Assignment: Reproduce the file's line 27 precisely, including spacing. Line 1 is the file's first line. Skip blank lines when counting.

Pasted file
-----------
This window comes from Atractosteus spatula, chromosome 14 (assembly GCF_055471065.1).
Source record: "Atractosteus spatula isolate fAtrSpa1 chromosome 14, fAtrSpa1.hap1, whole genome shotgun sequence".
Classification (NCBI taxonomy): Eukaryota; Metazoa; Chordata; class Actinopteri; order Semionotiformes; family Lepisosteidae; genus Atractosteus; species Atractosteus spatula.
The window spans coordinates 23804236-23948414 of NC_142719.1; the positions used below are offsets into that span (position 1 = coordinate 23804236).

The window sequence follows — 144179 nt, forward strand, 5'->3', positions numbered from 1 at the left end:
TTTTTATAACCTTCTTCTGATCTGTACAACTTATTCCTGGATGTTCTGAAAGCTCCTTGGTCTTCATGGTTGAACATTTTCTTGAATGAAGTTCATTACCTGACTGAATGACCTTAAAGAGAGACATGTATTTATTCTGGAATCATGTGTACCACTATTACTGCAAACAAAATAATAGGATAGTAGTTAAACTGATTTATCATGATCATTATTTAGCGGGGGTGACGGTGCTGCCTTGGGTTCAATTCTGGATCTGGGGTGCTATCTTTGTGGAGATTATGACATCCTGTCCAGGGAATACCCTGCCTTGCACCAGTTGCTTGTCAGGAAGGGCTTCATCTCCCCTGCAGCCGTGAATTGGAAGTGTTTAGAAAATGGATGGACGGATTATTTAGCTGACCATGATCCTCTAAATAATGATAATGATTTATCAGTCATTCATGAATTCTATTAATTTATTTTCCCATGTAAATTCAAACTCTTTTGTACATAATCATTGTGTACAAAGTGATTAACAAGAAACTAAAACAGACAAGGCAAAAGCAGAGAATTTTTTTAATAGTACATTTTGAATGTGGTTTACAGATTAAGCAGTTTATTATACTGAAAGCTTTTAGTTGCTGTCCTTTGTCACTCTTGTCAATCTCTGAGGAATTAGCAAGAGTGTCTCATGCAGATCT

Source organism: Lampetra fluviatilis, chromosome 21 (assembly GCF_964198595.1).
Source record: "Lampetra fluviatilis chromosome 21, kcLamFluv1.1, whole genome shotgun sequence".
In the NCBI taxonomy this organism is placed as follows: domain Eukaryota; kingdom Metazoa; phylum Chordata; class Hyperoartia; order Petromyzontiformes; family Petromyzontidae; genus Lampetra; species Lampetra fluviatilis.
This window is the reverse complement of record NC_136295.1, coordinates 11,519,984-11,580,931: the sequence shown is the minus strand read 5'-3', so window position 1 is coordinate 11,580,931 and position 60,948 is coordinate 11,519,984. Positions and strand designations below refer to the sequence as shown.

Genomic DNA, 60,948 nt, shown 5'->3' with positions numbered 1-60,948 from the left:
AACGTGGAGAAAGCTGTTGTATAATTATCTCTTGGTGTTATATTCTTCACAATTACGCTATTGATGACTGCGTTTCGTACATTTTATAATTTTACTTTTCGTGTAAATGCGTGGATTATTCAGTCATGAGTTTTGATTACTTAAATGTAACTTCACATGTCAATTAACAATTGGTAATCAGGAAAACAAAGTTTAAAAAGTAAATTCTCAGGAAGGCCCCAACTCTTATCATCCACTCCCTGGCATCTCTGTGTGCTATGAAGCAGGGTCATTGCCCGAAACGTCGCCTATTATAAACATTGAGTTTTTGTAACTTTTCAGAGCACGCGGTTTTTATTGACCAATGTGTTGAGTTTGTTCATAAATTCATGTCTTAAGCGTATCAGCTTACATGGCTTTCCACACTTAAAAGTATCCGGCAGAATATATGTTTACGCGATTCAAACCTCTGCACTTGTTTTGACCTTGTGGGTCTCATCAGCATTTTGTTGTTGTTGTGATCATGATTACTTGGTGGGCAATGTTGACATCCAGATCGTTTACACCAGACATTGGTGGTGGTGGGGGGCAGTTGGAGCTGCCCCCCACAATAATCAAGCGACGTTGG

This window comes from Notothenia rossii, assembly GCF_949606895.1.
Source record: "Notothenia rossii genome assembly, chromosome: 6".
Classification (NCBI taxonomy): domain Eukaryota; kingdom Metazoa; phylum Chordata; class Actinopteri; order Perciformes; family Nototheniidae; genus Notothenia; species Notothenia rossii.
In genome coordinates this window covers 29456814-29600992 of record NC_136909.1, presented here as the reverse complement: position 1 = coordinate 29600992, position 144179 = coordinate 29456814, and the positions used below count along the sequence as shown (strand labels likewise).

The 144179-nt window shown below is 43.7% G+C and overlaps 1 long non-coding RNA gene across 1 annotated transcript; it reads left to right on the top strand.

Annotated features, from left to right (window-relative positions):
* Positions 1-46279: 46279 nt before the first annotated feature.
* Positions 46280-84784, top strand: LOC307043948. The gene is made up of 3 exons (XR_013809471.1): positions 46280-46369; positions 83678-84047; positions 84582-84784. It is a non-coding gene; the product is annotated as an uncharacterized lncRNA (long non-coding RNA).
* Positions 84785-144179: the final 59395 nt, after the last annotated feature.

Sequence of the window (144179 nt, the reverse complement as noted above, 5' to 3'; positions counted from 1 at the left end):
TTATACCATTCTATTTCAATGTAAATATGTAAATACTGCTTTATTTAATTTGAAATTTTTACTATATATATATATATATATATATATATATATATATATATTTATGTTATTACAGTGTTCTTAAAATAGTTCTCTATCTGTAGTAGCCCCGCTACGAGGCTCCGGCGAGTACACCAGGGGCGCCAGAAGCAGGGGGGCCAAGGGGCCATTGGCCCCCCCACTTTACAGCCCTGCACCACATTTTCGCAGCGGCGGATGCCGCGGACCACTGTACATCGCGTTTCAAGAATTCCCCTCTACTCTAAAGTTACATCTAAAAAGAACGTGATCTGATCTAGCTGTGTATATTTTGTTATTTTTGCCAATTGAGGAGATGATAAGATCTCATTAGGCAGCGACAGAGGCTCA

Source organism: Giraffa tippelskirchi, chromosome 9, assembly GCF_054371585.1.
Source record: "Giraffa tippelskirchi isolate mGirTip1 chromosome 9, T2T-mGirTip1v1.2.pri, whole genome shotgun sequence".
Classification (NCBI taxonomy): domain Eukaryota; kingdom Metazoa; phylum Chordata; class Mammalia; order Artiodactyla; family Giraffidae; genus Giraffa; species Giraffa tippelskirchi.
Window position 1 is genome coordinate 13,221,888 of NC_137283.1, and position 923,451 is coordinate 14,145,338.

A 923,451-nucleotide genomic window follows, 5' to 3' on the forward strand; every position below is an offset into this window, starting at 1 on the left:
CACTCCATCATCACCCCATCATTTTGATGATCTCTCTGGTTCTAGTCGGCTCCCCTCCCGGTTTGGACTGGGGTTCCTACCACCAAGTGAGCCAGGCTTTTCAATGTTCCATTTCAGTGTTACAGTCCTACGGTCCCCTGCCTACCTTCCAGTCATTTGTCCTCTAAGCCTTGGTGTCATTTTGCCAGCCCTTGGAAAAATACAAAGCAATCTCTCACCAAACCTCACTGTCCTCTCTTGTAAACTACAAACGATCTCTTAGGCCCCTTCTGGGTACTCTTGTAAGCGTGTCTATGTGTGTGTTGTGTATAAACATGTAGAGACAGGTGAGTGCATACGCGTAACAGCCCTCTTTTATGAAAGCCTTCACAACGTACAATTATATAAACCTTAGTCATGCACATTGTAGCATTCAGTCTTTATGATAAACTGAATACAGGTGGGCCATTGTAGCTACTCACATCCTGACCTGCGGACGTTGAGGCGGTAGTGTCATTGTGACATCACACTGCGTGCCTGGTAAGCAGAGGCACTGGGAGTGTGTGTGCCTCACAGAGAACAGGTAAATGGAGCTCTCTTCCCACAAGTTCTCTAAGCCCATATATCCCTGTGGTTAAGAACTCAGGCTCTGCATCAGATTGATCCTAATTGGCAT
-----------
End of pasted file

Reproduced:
Window position 1 is genome coordinate 13,221,888 of NC_137283.1, and position 923,451 is coordinate 14,145,338.